There is something that needs to compensate for this weakness in background reading, especially if anyone else is to take my views seriously.   So here it is.  I used to do research in industrial organization and was a reasonably proficient applied theorist, writing several papers on entry deterrence and being a regular at the IO workshop in the Economics Department during the late 1980s and early 1990s.  It is with this background that I come at Christensen's ideas.  Most of my friends and colleagues in Higher Ed lack this perspective.  Yet I've also been a faculty member for many years and I was an administrator in the learning technology arena for upward of 14 years.  From this, I know that Higher Ed is not just another vertical and that we should be wary of looking at Higher Ed purely through a business lens.  It is this dual perspective where I believe the value is in my views.  Further, I believe the combination of these perspectives is superadditive (the whole is greater than the sum of the parts).  My title makes it seem that the effects are multiplicative.  I'm not claiming that.  Given superadditivity, the title is poetic license, nothing more.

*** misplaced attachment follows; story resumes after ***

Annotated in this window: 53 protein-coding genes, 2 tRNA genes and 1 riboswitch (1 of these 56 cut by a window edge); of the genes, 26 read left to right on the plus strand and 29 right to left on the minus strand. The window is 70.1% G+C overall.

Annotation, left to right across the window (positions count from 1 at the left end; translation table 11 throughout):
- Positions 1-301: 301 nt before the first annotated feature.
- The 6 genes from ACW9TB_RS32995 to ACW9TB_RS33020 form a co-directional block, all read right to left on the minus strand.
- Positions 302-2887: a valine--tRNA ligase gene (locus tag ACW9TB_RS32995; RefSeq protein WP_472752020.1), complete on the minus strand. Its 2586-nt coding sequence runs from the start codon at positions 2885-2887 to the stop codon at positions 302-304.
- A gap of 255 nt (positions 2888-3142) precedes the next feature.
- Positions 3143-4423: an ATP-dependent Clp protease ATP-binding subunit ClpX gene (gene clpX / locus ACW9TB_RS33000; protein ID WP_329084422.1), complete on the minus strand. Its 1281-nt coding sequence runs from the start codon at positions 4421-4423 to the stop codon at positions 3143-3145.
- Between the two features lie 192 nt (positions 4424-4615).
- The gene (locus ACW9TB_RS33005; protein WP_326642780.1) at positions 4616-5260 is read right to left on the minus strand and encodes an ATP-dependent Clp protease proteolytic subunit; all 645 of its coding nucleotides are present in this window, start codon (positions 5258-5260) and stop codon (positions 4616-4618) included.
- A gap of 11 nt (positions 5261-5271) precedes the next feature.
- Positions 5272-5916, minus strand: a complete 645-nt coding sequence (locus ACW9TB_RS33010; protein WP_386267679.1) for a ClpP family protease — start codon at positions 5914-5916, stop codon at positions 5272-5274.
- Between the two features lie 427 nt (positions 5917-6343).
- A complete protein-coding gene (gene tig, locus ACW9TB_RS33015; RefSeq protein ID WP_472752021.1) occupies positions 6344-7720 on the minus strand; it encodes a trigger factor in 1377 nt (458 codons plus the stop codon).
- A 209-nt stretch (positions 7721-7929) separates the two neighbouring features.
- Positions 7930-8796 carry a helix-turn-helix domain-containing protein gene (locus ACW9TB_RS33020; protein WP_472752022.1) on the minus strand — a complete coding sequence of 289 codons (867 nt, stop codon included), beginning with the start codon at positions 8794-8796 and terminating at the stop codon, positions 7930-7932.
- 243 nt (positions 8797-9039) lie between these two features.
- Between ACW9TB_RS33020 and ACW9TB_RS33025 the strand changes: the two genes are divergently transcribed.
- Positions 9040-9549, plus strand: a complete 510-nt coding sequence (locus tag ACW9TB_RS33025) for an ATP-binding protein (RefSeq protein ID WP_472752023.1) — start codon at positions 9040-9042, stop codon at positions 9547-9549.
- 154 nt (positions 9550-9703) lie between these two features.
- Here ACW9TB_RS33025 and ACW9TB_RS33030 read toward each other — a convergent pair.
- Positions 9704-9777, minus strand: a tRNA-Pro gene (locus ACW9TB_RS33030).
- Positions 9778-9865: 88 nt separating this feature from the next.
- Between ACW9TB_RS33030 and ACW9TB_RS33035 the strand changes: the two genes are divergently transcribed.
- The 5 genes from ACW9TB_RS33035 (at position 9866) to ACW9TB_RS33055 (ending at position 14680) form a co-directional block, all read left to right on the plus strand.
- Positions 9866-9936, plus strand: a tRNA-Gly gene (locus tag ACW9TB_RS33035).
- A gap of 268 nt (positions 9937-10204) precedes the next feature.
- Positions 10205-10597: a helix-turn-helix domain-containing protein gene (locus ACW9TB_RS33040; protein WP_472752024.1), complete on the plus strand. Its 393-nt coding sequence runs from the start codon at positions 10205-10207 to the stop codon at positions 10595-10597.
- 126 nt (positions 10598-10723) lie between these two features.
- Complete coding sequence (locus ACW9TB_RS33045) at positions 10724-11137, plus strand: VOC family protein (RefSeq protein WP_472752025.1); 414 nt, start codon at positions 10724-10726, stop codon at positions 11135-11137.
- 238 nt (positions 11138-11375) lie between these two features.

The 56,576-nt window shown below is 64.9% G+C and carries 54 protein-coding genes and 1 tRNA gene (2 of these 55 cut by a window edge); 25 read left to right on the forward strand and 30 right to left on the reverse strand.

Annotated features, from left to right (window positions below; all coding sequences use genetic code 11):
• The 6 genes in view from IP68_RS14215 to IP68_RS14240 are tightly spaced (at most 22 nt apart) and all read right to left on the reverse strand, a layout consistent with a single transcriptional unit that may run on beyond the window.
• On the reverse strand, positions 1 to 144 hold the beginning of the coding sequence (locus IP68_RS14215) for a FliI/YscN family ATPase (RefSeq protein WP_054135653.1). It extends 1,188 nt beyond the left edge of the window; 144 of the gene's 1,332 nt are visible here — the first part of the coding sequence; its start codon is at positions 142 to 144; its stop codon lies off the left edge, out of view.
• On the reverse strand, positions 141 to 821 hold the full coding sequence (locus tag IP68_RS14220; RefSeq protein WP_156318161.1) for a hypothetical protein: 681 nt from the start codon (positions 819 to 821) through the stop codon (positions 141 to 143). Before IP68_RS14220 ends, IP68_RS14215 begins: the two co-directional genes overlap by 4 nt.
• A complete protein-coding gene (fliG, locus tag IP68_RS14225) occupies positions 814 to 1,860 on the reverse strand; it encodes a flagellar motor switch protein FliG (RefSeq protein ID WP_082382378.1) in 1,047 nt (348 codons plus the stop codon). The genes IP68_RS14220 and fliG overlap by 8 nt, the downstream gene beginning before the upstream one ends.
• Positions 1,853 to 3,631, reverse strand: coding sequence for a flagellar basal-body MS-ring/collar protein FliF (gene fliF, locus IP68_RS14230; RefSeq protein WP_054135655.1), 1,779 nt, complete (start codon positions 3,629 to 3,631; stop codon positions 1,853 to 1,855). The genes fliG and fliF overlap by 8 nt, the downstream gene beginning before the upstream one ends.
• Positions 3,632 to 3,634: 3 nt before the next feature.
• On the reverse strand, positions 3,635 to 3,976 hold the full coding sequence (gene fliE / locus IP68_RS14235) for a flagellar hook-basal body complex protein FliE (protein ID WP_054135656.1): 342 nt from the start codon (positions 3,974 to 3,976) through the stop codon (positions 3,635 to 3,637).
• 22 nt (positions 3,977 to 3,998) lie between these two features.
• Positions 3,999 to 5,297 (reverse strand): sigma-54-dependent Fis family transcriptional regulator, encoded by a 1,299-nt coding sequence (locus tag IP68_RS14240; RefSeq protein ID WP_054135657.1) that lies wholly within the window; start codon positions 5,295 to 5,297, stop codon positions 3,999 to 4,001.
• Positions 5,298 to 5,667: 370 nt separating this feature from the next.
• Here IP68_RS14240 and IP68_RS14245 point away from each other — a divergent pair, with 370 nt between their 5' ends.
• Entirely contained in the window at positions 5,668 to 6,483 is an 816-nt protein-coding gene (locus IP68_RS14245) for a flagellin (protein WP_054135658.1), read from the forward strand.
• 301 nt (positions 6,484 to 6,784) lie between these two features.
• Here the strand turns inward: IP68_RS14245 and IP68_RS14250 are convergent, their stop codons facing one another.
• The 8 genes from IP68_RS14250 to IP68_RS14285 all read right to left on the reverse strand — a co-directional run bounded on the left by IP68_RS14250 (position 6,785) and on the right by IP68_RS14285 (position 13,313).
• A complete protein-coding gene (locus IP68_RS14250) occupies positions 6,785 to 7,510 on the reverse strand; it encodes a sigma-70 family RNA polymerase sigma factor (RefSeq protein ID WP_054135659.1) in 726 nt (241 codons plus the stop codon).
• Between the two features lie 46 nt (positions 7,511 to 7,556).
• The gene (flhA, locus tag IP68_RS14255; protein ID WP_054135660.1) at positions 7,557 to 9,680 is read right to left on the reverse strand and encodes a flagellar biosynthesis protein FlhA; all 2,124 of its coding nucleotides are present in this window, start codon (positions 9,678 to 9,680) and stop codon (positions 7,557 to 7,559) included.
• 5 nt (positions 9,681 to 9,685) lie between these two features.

Let's begin with the story behind the Innovator's Dilemma.  There is an industry that produces a valued product for its customers and in so doing delivers high profits for the incumbent firms.  A marginal fringe market emerges where lower cost and inferior substitutes are offered, inferior in the sense that the quality is shabby.  Over time producers in the fringe market move down the learning curve and their product becomes even lower cost while the quality rises.  Some of the customers in the main market try what the fringe market has to offer and are pleasantly surprised.  Price is much lower than in the main market and quality is not bad.  So they switch their suppliers.  This is the beginning of a chain reaction.  Before long the fringe market has become the new main market.  The old main market has become a dinosaur.